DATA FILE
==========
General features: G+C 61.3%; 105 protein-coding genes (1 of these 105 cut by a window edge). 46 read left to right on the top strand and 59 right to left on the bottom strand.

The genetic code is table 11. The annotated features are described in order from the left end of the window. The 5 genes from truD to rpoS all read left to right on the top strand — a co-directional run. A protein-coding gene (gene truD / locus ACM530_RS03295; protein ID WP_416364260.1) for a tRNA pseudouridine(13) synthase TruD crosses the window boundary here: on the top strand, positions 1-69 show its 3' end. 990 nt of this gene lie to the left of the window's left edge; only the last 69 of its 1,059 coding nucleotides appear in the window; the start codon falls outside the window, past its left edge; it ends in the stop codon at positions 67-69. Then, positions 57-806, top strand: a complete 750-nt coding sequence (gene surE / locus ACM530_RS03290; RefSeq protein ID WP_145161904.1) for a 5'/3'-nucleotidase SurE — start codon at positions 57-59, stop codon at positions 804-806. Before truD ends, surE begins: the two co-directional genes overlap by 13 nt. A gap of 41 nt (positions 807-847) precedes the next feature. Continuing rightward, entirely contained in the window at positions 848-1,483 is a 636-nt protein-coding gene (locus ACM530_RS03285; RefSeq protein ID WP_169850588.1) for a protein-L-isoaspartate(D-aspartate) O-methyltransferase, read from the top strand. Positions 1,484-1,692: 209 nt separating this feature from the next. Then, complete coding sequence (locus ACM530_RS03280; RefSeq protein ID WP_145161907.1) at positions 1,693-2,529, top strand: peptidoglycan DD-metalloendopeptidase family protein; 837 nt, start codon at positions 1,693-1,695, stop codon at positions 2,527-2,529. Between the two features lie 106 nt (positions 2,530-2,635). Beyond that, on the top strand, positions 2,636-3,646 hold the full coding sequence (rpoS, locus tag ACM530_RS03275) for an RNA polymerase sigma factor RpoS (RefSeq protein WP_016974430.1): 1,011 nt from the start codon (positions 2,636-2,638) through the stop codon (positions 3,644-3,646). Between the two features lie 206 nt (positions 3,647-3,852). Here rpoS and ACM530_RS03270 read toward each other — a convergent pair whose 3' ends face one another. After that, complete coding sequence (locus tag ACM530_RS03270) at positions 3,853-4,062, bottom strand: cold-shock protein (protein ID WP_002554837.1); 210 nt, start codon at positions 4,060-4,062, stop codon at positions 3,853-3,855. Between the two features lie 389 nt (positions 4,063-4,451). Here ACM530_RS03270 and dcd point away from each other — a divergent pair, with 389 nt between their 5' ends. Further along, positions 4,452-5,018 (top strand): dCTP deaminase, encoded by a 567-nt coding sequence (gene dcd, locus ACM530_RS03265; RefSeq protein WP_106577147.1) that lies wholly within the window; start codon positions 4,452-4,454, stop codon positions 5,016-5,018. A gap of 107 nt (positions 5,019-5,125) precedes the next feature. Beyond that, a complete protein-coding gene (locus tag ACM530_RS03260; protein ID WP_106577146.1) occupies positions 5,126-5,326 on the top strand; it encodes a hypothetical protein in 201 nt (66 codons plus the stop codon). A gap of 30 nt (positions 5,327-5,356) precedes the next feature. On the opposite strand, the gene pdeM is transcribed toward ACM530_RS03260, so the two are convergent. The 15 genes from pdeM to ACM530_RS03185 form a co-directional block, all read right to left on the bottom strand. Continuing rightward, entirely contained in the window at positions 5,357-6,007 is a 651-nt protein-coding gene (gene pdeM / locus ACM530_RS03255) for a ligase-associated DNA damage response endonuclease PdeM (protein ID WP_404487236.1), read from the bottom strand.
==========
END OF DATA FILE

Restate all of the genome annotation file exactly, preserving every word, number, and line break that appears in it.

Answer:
General features: G+C 61.3%; 105 protein-coding genes (1 of these 105 cut by a window edge). 46 read left to right on the top strand and 59 right to left on the bottom strand.

The genetic code is table 11. The annotated features are described in order from the left end of the window. The 5 genes from truD to rpoS all read left to right on the top strand — a co-directional run. A protein-coding gene (gene truD / locus ACM530_RS03295; protein ID WP_416364260.1) for a tRNA pseudouridine(13) synthase TruD crosses the window boundary here: on the top strand, positions 1-69 show its 3' end. 990 nt of this gene lie to the left of the window's left edge; only the last 69 of its 1,059 coding nucleotides appear in the window; the start codon falls outside the window, past its left edge; it ends in the stop codon at positions 67-69. Then, positions 57-806, top strand: a complete 750-nt coding sequence (gene surE / locus ACM530_RS03290; RefSeq protein ID WP_145161904.1) for a 5'/3'-nucleotidase SurE — start codon at positions 57-59, stop codon at positions 804-806. Before truD ends, surE begins: the two co-directional genes overlap by 13 nt. A gap of 41 nt (positions 807-847) precedes the next feature. Continuing rightward, entirely contained in the window at positions 848-1,483 is a 636-nt protein-coding gene (locus ACM530_RS03285; RefSeq protein ID WP_169850588.1) for a protein-L-isoaspartate(D-aspartate) O-methyltransferase, read from the top strand. Positions 1,484-1,692: 209 nt separating this feature from the next. Then, complete coding sequence (locus ACM530_RS03280; RefSeq protein ID WP_145161907.1) at positions 1,693-2,529, top strand: peptidoglycan DD-metalloendopeptidase family protein; 837 nt, start codon at positions 1,693-1,695, stop codon at positions 2,527-2,529. Between the two features lie 106 nt (positions 2,530-2,635). Beyond that, on the top strand, positions 2,636-3,646 hold the full coding sequence (rpoS, locus tag ACM530_RS03275) for an RNA polymerase sigma factor RpoS (RefSeq protein WP_016974430.1): 1,011 nt from the start codon (positions 2,636-2,638) through the stop codon (positions 3,644-3,646). Between the two features lie 206 nt (positions 3,647-3,852). Here rpoS and ACM530_RS03270 read toward each other — a convergent pair whose 3' ends face one another. After that, complete coding sequence (locus tag ACM530_RS03270) at positions 3,853-4,062, bottom strand: cold-shock protein (protein ID WP_002554837.1); 210 nt, start codon at positions 4,060-4,062, stop codon at positions 3,853-3,855. Between the two features lie 389 nt (positions 4,063-4,451). Here ACM530_RS03270 and dcd point away from each other — a divergent pair, with 389 nt between their 5' ends. Further along, positions 4,452-5,018 (top strand): dCTP deaminase, encoded by a 567-nt coding sequence (gene dcd, locus ACM530_RS03265; RefSeq protein WP_106577147.1) that lies wholly within the window; start codon positions 4,452-4,454, stop codon positions 5,016-5,018. A gap of 107 nt (positions 5,019-5,125) precedes the next feature. Beyond that, a complete protein-coding gene (locus tag ACM530_RS03260; protein ID WP_106577146.1) occupies positions 5,126-5,326 on the top strand; it encodes a hypothetical protein in 201 nt (66 codons plus the stop codon). A gap of 30 nt (positions 5,327-5,356) precedes the next feature. On the opposite strand, the gene pdeM is transcribed toward ACM530_RS03260, so the two are convergent. The 15 genes from pdeM to ACM530_RS03185 form a co-directional block, all read right to left on the bottom strand. Continuing rightward, entirely contained in the window at positions 5,357-6,007 is a 651-nt protein-coding gene (gene pdeM / locus ACM530_RS03255) for a ligase-associated DNA damage response endonuclease PdeM (protein ID WP_404487236.1), read from the bottom strand.